Could You Survive Common Calamities?

Could You Survive Common Calamities?

Could You Survive Common Calamities?

Knowing what local threats are all around you is the most important step in your path toward emergency preparedness. This step requires some research and study, both for the area immediately around your home or business, and for the larger region where you are located, in your county, state, or region. It should be repeated if you move around often, or if you decide to relocate to a safer place.

Don't take your surroundings lightly. Situational awareness is the most basic of all preparedness and survival planning. You wouldn't walk into a known crime-ridden area in the dark, would you? In many daily activities, you are doing the equivalent of heading into dark places, unless you make the personal decision to act safely with every part of your life. The warnings are everywhere. You just need to see them for what they are.

One of the most important senses you have as a human is your sight. Understanding and really thiniking about what you're seeing will give you the best chance of living throug disaster. This means keeping your head up, eyes up, and looking where you are going. Use what God gave you to live a happier, healthier, and longer life.

Think for a moment – during the March 11, 2011 Japan mega-quake and subsequent tsunami, do you think that the Japanese drivers in vehicles closest to the coastline could comprehend what they saw through their windshields as cars, buildings, bridges, and boats begin moving toward them in a massive wall of swirling water and debris?

Their lives depended on whether or not they knew how to act quickly. No one except those who paid attention to the events from the Sumatra quake in 2005 would understand that at that very moment, their lives depended on how fast they could turn around and get the hell out of the way seeking higher ground.

Visit YouTube and research those two quakes, the wreckage they caused, and what you would want to understand as a trigger point for you to take immediate evasive action should you see the same thing heading your way. Now, repeat that same investigation for every single natural or technical hazard that can occur exactly where you live. I like to call this exercise “preparedness due diligence.”. Not taking the time to understand real-world events, means you are that much closer to not surviving when that disaster comes to your town.

The most obvious things that Preppers think of when making lifestyle changes due to threats is natural disasters. Other threats are often more mundane, such as travel, workplace safety, bad habits, crime, and a huge potential list of everyday technical breakdowns in industry, infrastructure, and government control.


There are many good sources online to check for local and regional natural and technological hazards. One FEMA publication, Risks and Hazards, State by State is a great resource. A visit to your local emergency management office can also provide you with specific natural hazards that are possible in your area. Your local library can also help you find out more.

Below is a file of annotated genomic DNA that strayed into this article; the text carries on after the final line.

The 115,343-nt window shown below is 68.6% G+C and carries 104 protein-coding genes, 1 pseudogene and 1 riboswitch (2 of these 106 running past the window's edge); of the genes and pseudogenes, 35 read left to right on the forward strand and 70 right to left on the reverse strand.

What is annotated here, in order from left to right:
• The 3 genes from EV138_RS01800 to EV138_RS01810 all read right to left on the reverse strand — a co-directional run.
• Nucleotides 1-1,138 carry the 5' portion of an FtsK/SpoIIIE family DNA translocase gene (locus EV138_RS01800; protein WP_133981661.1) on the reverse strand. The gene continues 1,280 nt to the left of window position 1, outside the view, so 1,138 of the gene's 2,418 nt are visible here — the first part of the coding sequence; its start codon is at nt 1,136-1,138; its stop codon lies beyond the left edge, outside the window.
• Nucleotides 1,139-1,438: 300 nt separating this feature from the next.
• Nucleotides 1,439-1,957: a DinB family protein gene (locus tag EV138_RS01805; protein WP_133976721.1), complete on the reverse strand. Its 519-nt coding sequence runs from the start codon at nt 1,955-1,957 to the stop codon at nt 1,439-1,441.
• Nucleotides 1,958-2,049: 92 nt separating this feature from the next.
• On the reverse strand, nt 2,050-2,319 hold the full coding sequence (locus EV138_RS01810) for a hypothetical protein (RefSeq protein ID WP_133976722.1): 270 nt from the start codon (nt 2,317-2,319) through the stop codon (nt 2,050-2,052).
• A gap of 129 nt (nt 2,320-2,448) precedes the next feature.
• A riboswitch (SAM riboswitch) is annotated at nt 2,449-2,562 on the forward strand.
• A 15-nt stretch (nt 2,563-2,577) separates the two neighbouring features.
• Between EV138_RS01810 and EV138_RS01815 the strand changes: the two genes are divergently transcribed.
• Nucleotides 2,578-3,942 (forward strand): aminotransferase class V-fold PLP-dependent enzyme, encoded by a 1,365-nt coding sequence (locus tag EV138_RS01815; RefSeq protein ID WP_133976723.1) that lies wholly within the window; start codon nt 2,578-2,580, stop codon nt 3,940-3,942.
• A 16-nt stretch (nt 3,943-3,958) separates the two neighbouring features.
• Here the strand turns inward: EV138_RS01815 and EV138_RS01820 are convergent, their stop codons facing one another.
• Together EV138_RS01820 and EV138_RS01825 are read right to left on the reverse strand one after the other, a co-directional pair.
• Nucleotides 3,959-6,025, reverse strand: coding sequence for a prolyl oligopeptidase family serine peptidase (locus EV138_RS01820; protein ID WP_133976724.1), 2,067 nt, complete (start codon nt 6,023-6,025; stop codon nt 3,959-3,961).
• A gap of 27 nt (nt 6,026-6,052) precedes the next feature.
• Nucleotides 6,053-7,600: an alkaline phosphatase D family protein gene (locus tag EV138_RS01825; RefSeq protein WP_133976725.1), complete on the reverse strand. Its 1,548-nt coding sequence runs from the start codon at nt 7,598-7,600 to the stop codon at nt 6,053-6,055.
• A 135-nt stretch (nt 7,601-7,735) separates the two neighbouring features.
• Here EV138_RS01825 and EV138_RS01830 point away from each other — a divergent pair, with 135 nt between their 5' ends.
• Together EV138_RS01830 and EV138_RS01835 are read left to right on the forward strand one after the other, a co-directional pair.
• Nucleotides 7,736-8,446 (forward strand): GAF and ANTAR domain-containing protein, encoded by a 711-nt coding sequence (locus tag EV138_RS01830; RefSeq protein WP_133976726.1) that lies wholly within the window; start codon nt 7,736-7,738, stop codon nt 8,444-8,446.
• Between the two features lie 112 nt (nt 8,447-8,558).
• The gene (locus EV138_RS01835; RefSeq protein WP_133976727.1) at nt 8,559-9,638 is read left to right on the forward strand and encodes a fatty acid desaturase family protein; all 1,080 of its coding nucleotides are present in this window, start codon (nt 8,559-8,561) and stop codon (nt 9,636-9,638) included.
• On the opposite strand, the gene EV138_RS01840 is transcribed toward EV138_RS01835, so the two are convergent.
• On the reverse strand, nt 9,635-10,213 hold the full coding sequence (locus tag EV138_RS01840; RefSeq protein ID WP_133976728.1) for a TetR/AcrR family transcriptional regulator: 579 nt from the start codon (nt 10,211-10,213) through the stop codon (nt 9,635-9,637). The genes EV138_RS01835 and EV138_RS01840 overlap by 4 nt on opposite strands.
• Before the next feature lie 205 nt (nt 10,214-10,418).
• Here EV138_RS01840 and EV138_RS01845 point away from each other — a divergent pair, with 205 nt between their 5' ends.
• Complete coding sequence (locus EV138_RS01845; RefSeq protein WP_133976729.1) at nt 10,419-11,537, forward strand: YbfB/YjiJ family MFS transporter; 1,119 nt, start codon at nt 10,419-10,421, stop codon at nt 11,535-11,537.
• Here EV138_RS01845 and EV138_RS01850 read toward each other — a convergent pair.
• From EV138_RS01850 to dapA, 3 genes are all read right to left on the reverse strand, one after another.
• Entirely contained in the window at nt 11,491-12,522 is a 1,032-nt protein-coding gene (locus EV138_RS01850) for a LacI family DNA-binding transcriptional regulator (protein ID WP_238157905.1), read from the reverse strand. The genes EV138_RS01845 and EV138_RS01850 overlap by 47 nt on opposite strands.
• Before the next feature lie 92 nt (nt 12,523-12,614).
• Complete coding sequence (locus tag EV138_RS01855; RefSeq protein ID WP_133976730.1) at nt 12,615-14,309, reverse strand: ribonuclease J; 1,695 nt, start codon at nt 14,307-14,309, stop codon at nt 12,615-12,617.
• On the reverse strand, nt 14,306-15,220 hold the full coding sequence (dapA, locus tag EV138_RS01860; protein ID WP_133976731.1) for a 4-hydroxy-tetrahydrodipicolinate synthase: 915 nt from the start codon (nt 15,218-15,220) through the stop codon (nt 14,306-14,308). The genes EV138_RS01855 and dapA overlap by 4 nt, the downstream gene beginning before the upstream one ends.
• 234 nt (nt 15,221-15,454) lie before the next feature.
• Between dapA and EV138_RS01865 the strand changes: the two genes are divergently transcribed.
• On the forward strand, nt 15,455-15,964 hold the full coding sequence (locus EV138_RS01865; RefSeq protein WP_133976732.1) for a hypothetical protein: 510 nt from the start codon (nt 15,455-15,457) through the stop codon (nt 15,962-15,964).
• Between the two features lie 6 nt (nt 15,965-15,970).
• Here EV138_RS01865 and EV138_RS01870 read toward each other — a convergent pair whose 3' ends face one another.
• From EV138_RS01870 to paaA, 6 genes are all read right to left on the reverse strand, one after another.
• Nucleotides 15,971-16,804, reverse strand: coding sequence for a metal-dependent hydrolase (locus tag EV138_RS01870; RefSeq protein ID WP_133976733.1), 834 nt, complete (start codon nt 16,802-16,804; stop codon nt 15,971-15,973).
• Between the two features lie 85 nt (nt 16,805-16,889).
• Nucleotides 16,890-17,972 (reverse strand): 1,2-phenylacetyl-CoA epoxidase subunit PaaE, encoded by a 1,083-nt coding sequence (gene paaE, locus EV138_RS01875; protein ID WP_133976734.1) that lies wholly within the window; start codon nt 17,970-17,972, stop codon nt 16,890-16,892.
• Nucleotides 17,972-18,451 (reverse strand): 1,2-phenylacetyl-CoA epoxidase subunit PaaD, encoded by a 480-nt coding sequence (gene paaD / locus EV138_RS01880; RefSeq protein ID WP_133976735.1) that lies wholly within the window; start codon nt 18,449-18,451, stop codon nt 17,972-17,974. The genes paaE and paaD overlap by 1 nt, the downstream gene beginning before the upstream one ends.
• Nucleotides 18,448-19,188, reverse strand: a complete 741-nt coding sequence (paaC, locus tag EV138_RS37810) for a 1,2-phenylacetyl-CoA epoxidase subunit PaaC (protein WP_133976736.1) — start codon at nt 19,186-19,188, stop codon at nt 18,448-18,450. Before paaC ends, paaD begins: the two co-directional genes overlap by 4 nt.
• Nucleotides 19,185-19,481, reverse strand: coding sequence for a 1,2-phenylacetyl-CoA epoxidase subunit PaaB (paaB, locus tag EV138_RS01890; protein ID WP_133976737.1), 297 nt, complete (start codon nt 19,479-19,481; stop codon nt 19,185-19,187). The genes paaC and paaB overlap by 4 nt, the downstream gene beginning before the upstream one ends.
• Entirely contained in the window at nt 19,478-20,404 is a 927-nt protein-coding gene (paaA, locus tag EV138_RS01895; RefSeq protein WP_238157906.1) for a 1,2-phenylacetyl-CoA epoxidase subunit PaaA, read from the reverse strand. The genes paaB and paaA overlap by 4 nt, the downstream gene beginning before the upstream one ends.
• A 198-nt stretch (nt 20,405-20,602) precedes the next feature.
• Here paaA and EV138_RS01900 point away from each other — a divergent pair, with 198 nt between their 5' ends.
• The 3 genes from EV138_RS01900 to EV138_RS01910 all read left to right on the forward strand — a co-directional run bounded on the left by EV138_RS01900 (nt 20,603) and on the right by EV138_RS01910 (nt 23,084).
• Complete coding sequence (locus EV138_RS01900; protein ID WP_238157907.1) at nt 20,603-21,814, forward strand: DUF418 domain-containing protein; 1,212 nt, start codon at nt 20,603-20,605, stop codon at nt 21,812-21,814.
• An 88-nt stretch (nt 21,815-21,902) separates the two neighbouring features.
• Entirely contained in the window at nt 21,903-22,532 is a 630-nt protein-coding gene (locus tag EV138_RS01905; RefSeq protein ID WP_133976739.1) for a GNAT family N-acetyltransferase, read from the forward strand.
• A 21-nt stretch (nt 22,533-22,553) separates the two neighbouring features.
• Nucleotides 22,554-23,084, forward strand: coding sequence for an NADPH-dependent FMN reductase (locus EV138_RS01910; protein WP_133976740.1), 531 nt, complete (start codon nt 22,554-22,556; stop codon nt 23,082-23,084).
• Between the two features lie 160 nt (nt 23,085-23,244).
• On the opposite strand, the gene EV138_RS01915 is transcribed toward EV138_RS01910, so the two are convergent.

Using some simple research methods, even Google Maps or Google Earth can give you a bird's eye view of your city and neighborhood for potential flooding, landslide, technological threats, wild fire, and other types of disasters. Think of the lay of the land around your city – the topography, watershed, the rivers, streams, and drainage ditches.

Floods are going to be your most common disaster, but you need to know when, where and why. Earthquakes can occur anywhere in the nation, covered from coast to coast with thousands of fault lines. San Andreas, New Madrid, and many other historical fault lines are well known. Thousands more are not.

Flooding, and many other kinds of natural threats, like to travel downhill. Severe storms can occur anywhere or anytime. From thunderstorms, tornadoes, straight-line winds, lightning storms, hail, flash floods, and everything else. These thunderstorms occur where cold fronts from the north and west of the continent hit the warm, moist air of Atlantic, Pacific, or Gulf Coast high pressure areas. That is a vast area of millions of square miles in the heart of our nation.

As you begin to research your local natural and man-made hazards, you want to think about the entire range of threats, dependent on exactly where you live. Are you near a coastline? 80% of Americans live within 100 miles of the oceans. Are you near any rivers or major streams or watersheds? Are you in a mountainous area? Winter time events can create killer avalanches, ice jams in rivers, killer sub-freezing cold and wind, and all kinds of threats, especially in most mountains across the west. Flash floods, huge out of control wild fires, and more usually start in the mountains, before heading down into civilization.

Live near any volcanic regions? Remember Mt. St. Helens and the widespread damage it created coast to coast in 1980? One catastrophic natural hazard event can kills thousands, and affect millions. Mt. St. Helens provided a tremendous learning opportunity of what a volcano does before it explodes. But, when it exploded, we learned the hard way, even after massive historical events like Krakatoa, Pompeii, or the Toba event some 70,000 years ago, in an eruption which very nearly killed off mankind, that exploding volcanoes are DEADLY.

We were reminded, live and on TV, that volcanoes do kill hundreds of people every year, all over the world. In May 1980, we all had ring side seats to a national calamity. Nature likes to repeat itself…often.